"The Beethoven Journey": guided by this title, Norwegian pianist Leif Ove Andsnes and the MCO embark on their joint Beethoven cycle in spring 2012. Over the course of three years, all of the composer’s piano concertos will be performed in concert and recorded for CD release by Sony Classical. Leif Ove Andsnes will lead the MCO from the piano.
On the first tour of the cycle in May 2012, Piano Concertos no. 1 and no. 3 will be played at the International Piano Festival Arturo Benedetti Michelangeli in Brescia and Bergamo, in Lugano and Torino, at the Semperoper in Dresden, at the Prague Spring Festival and in Bergen. The tour in 2013 will feature concertos 2 and 4, and in 2014 concerto 5 will be paired with the "Choral Fantasy". Sony Classical will release a CD with the corresponding recordings each year. Beethoven’s piano compositions will be matched with orchestral works by Igor Stravinsky on each tour. The entire project will culminate in the season 2014/15, when the complete cycle will be performed in a total of ten international classical music centres.
Leif Ove Andsnes, will you prepare for this project in a special or different way, especially considering that it extends over more than three years? Leif Ove Andsnes: Certainly. Before recording the concertos, I will be playing them a lot with different orchestras, with many different conductors and also a few times leading orchestras myself. At the same time I am also trying to include quite a few of the Beethoven sonatas in my recital programmes, and will hopefully be playing Beethoven’s chamber music also. I have often in my life worked intensely with one composer within a certain time frame, but never as extensively as in these coming years with Beethoven.
What does a Beethoven cycle mean in the artistic life of a pianist? Leif Ove Andsnes: I am realizing more and more how great Beethoven’s music is, and that it is becoming very important for myself to be working on this music regularly. In this sense, doing a Beethoven cycle is a gift and a pinnacle, because there is such diversity in the material and in the emotions that one never grows tired of this world. The piano was Beethoven’s instrument, and one feels that tremendous creativity has gone into the piano writing, through his fingers and through his incredible ability to improvise at the piano.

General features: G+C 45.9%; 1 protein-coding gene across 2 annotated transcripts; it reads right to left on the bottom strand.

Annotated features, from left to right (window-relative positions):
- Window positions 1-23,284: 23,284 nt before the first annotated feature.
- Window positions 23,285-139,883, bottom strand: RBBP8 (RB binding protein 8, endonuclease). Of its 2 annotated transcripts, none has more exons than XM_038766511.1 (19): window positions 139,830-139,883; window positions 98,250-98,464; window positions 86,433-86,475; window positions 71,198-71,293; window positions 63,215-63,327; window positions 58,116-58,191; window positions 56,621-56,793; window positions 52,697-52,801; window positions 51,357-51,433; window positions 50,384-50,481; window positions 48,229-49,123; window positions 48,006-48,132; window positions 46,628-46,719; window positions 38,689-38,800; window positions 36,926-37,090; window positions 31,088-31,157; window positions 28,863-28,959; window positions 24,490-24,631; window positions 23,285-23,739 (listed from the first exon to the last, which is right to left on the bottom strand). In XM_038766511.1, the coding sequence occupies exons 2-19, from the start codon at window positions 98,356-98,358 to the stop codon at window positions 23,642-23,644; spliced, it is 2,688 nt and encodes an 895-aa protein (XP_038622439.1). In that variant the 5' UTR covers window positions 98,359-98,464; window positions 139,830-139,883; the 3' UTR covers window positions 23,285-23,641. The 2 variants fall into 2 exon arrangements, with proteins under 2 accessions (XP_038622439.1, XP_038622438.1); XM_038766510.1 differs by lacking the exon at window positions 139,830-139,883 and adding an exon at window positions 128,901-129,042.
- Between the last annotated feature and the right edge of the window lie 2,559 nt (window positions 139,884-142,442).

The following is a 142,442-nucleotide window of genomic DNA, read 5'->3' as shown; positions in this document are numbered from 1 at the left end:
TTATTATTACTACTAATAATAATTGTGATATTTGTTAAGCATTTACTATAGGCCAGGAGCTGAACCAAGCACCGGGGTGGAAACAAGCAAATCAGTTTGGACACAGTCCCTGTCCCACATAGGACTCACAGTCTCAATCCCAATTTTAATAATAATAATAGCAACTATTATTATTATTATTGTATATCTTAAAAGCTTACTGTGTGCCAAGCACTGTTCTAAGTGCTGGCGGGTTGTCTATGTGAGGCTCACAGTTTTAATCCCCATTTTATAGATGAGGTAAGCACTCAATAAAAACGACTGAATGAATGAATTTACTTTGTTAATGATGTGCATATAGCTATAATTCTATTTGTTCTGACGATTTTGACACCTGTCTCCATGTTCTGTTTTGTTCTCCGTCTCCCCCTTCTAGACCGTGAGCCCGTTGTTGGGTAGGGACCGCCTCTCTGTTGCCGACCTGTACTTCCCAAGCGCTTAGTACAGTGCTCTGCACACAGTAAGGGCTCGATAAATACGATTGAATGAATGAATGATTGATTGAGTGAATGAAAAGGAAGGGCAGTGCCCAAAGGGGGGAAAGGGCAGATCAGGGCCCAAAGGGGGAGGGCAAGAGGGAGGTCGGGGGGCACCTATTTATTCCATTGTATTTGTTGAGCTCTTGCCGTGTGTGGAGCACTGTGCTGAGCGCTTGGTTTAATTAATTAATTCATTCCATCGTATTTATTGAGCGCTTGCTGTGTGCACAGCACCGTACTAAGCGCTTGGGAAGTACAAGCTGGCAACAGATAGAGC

Do you see a special link between Beethoven and Stravinsky, who will serve as a kind of a musical counterpart in the programming? Leif Ove Andsnes: Well, a link is that they are both magnificently original composers. I mean, when I hear Beethoven’s "Eroica", or the Fourth Piano Concerto, or opus 111 or many of the string quartets, I often think: where did this music come from!? How could he hear that? It is so original, and so new, and so often not at all following in footsteps from the past. The same can be said of Stravinsky, of course. Where did Petroushka or Sacre come from? For me these two composers are, together with a few others — Berlioz, Chopin, Debussy — the most striking original minds in music history.
Is it a special challenge for you to lead the concerts from the piano or does it feel easier to work without a conductor? Leif Ove Andsnes: It is certainly a challenge, but I think it has advantages. When I am leading the orchestra, I am sitting with my back to the audience, playing on a piano without a lid. This might sometimes lead to some problems for the piano sound to project clearly into the hall, but it also means the possibility for very direct contact with the orchestra. I am facing them, we have eye contact, and we hear each other much better this way. These concertos are certainly real concertos, where the piano part is often a separate entity, sometimes even seeming to fight against the orchestra. But there are also so many passages of sheer chamber music, where the intimacy of sitting close together and having such direct contact is wonderful.
What were the reasons why you chose the MCO for this project? Leif Ove Andsnes: I am extremely happy to be doing this project with the MCO, which I consider to be the best of the best, and an absolute perfect orchestra for this music. I would also never have suggested to lead these concertos from the piano if it hadn’t been for the fact that I will have such great musicians to work with here, musicians who don’t need a conductor to actively show the beat all the time, but who are so strong in each group that it becomes at times like a huge chamber music happening. I am certain that I will be very inspired by what this orchestra can give to these masterpieces.